Again a couple of preliminary pointers. Also in this case Deaton doesn’t claim to be particularly original, he draws from well known authors and theories, summed up in a systematic review (tough not flawless, as already pointed out by others, and as I will try to show). The author focuses his critic against a “hydraulic” conception of aid, according to which channelling some resources to the poor would directly benefit them, as it would happen moving some water in a perfect hydraulic system (Angus Deaton, The great escape, 2014, p.248-252). Deaton argues that this concept is totally misleading, as international aid concurs to perpetrate dysfunctional institutions, unable (or unwilling) to provide their citizens with good services. In a similar fashion with raw materials, aid gives governments a source of income that makes unnecessary to have a functioning tax system. As a consequence, it perpetrates corrupt governments, which don’t need to be accountable towards their citizens. That sort of social contract in place in (at least a good deal of) high income countries goes missing, denying both services and democracy. To sum up, “if poverty is not a result of lack of resources or opportunities, but of poor institutions […] giving money to poor countries – particularly giving money to the governments of poor countries – is likely to perpetrate and prolong poverty” (p.254). Plenty of examples are out there. For obvious reasons, the first that came to my mind is South Sudan, rich in oil, aid darling, basically without a tax system and for the last few years at the centre of a conflict involving two blocks of power. With regard to the point that these dynamics can be stopped with conditional aid, the author points out that this historically never happened, both for lack of incentives for donors in halting aid (on one side fearing the loss of trade agreements, on the other, simply to avoid the total collapse of the country), both because are not the donors to suffer the “side effects” of aid, but just the people of the recipient countries, that basically lack the opportunity to have their voices listened to (p. 277).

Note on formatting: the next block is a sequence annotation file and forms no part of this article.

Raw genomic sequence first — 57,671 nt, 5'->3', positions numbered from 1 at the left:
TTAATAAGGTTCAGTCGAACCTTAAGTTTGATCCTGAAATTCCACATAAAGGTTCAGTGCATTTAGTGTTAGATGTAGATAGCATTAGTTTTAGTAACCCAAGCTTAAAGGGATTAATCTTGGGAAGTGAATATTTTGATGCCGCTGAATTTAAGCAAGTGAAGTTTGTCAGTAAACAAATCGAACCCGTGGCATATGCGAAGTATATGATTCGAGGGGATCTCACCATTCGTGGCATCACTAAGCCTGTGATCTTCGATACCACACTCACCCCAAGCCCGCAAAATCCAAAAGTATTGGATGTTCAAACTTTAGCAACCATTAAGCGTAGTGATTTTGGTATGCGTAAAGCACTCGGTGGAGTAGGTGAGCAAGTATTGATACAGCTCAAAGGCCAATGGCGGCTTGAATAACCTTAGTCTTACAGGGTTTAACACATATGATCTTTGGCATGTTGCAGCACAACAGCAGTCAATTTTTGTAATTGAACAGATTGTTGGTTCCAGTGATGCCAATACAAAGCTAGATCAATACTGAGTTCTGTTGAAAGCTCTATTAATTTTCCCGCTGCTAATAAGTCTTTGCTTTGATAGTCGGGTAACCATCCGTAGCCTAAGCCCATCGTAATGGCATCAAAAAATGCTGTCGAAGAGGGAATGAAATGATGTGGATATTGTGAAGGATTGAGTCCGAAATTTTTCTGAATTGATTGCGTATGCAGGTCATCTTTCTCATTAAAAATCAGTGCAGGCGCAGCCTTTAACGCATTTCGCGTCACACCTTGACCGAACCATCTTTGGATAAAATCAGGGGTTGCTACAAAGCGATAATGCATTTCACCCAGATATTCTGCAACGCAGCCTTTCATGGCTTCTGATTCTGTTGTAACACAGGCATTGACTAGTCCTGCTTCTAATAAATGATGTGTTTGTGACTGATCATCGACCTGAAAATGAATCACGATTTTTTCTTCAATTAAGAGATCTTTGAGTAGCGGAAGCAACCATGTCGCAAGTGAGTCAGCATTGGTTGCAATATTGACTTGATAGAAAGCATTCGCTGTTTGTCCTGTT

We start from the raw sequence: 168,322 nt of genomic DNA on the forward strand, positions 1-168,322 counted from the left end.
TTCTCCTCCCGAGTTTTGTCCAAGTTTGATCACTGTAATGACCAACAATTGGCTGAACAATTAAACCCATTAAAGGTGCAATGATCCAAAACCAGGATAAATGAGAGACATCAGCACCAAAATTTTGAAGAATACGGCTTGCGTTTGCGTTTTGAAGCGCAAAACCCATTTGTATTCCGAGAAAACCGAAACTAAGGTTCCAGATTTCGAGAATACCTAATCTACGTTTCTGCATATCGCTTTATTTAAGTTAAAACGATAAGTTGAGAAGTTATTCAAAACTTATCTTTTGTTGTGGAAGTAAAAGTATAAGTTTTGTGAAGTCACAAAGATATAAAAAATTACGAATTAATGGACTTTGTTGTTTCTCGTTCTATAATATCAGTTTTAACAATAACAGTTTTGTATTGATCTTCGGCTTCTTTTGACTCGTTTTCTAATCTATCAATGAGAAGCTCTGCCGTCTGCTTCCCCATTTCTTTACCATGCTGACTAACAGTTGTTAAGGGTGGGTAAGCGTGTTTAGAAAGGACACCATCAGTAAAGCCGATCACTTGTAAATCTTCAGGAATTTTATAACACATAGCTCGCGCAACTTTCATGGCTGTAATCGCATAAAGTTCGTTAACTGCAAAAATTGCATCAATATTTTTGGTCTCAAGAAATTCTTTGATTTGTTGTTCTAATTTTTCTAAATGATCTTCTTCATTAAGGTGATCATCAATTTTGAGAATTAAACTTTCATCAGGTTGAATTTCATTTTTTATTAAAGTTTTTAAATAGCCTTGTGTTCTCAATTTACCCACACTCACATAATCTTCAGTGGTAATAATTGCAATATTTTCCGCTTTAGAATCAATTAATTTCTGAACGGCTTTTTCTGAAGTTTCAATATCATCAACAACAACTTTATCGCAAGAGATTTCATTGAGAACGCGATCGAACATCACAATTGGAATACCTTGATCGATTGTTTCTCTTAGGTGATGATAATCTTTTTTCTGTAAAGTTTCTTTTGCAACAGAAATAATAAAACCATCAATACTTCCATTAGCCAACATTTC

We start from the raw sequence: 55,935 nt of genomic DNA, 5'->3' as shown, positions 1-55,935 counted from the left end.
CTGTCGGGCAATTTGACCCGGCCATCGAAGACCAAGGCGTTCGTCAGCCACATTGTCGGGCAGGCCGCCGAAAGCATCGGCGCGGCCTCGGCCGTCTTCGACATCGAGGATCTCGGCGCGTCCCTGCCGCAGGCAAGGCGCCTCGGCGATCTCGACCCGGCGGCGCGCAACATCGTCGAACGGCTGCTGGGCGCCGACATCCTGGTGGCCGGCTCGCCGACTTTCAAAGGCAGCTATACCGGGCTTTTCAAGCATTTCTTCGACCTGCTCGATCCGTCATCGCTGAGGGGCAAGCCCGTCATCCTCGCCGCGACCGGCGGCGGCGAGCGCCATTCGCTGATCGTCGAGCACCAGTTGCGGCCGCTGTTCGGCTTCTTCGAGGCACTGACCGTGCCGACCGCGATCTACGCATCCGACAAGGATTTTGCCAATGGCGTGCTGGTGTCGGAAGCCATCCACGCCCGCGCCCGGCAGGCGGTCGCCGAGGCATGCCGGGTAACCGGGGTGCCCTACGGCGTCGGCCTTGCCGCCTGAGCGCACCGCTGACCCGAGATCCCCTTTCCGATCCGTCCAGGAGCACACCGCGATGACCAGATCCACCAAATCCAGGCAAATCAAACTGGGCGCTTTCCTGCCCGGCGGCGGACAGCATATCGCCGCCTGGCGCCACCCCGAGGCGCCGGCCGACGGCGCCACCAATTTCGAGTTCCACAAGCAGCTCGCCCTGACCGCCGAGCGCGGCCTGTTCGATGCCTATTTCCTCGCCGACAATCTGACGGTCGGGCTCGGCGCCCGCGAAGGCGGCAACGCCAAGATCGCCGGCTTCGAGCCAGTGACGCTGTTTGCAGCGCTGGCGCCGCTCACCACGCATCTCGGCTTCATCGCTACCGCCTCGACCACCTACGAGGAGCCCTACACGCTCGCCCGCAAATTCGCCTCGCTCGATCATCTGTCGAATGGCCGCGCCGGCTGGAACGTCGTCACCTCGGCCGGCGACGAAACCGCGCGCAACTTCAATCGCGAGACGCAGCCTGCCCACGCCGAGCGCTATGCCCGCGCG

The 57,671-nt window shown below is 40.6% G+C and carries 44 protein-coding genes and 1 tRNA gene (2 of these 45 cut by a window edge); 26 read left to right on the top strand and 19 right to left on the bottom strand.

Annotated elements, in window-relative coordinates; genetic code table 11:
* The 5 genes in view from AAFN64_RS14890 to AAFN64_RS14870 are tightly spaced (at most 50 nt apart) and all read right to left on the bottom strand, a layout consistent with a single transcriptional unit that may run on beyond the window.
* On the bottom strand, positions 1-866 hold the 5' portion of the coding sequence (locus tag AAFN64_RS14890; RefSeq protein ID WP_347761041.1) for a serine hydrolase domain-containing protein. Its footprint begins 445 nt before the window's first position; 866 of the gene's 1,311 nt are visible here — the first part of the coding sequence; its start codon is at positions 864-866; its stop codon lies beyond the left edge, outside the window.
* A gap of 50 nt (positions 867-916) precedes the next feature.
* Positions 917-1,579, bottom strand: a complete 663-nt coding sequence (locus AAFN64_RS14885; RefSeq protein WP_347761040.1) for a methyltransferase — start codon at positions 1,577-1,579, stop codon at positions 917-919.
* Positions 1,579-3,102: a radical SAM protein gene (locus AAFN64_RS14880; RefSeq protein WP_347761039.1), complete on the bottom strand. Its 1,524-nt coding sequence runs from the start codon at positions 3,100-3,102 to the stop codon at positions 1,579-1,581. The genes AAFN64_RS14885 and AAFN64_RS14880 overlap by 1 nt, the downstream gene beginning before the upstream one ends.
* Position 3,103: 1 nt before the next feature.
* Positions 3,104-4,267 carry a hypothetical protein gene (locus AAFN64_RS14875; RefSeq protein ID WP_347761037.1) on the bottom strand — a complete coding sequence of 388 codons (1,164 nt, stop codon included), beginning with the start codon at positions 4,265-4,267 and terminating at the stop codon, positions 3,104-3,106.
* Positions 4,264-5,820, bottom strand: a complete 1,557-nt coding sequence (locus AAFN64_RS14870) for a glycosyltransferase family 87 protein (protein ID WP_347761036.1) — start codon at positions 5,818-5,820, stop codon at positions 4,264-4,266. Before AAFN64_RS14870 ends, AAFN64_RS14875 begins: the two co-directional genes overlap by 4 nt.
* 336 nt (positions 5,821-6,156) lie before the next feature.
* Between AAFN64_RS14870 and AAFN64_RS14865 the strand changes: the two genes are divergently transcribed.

This leads us to the second aspect, about democratic participation, or more properly the power relations, with which NGO workers should to a certain extent be more familiar. We can distinguish two aspects, one about the development projects (NGOs’ favourite approach) and the structural features that aid retains also in this fashion. Deaton admits that the single project may have positive effects, but this should be considered in a wider and systemic perspective, where the effects are wider that those of the single project (Id., p. 272). For a number of reasons, indeed, a successful project may have negative side effects (e.g. because some government officers had to neglect some other duties to focus on the project), and of course successful projects can go together with failures. Secondly, even this form of aid is missing the feedback between governors and governed, weakening the power of the letters towards the formers. In this way, aid is delinked from the home needs of a country, as it has to answer more to the needs of the donors – or to the needs of the governors of the beneficiaries. The voice of the beneficiary people is still missing. Deaton invites us to imagine a Swedish aid agency ready to fund Medicare for fifty years, conditional on the abolition of death penalty and acceptance of gay marriages in the US. Not necessarily a great example of democracy – and you can easily imagine how welcome that would be among a sizeable share of American citizens:
But taking a country into foreign receivership is hardly a good start on building the kind of contract between government and governed that might support economic growth over the long haul. It is not possible to develop someone else’s country from the outside. (id, p. 282)
Obviously, Deaton’s argument is more nuanced and subtle than how I could explain in a few lines (for example, his stance on medical aid as well as humanitarian aid is more positive than that about economic aid), but broadly speaking this is his point.
I personally recognize a point to Deaton’s position, especially in terms of it being a good historical explanation on how international aid didn’t manage to help low incomes country especially during the Cold War. However, his conclusions can be and have been challenged, and I will focus on this debate in a separate post.